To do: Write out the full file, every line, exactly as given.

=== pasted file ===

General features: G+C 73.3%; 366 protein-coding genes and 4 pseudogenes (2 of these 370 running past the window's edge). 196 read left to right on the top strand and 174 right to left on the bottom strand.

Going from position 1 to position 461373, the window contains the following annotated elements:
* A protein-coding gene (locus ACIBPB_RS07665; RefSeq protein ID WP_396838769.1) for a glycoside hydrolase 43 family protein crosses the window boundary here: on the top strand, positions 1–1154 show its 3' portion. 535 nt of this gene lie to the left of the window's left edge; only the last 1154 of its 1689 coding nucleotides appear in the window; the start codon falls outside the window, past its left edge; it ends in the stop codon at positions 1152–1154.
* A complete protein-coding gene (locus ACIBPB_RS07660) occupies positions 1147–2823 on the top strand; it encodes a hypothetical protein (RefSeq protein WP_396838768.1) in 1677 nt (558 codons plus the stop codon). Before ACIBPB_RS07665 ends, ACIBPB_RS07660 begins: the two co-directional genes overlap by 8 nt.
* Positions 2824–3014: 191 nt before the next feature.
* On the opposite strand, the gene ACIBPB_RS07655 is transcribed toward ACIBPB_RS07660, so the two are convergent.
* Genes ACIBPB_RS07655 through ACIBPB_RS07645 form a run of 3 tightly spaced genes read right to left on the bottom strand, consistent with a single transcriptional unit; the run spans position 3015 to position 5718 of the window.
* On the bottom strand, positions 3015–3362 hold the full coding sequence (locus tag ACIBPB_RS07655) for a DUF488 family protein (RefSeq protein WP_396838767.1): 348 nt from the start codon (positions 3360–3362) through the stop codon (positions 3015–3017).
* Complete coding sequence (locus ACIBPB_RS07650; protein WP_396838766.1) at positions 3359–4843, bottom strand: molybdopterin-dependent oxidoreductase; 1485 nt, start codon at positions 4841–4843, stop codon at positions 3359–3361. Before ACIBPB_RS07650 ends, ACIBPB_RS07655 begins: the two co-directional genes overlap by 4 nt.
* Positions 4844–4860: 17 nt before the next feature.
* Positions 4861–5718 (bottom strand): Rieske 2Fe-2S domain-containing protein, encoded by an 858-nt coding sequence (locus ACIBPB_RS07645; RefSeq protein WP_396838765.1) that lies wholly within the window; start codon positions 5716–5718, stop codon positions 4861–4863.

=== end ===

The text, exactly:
General features: G+C 73.3%; 366 protein-coding genes and 4 pseudogenes (2 of these 370 running past the window's edge). 196 read left to right on the top strand and 174 right to left on the bottom strand.

Going from position 1 to position 461373, the window contains the following annotated elements:
* A protein-coding gene (locus ACIBPB_RS07665; RefSeq protein ID WP_396838769.1) for a glycoside hydrolase 43 family protein crosses the window boundary here: on the top strand, positions 1–1154 show its 3' portion. 535 nt of this gene lie to the left of the window's left edge; only the last 1154 of its 1689 coding nucleotides appear in the window; the start codon falls outside the window, past its left edge; it ends in the stop codon at positions 1152–1154.
* A complete protein-coding gene (locus ACIBPB_RS07660) occupies positions 1147–2823 on the top strand; it encodes a hypothetical protein (RefSeq protein WP_396838768.1) in 1677 nt (558 codons plus the stop codon). Before ACIBPB_RS07665 ends, ACIBPB_RS07660 begins: the two co-directional genes overlap by 8 nt.
* Positions 2824–3014: 191 nt before the next feature.
* On the opposite strand, the gene ACIBPB_RS07655 is transcribed toward ACIBPB_RS07660, so the two are convergent.
* Genes ACIBPB_RS07655 through ACIBPB_RS07645 form a run of 3 tightly spaced genes read right to left on the bottom strand, consistent with a single transcriptional unit; the run spans position 3015 to position 5718 of the window.
* On the bottom strand, positions 3015–3362 hold the full coding sequence (locus tag ACIBPB_RS07655) for a DUF488 family protein (RefSeq protein WP_396838767.1): 348 nt from the start codon (positions 3360–3362) through the stop codon (positions 3015–3017).
* Complete coding sequence (locus ACIBPB_RS07650; protein WP_396838766.1) at positions 3359–4843, bottom strand: molybdopterin-dependent oxidoreductase; 1485 nt, start codon at positions 4841–4843, stop codon at positions 3359–3361. Before ACIBPB_RS07650 ends, ACIBPB_RS07655 begins: the two co-directional genes overlap by 4 nt.
* Positions 4844–4860: 17 nt before the next feature.
* Positions 4861–5718 (bottom strand): Rieske 2Fe-2S domain-containing protein, encoded by an 858-nt coding sequence (locus ACIBPB_RS07645; RefSeq protein WP_396838765.1) that lies wholly within the window; start codon positions 5716–5718, stop codon positions 4861–4863.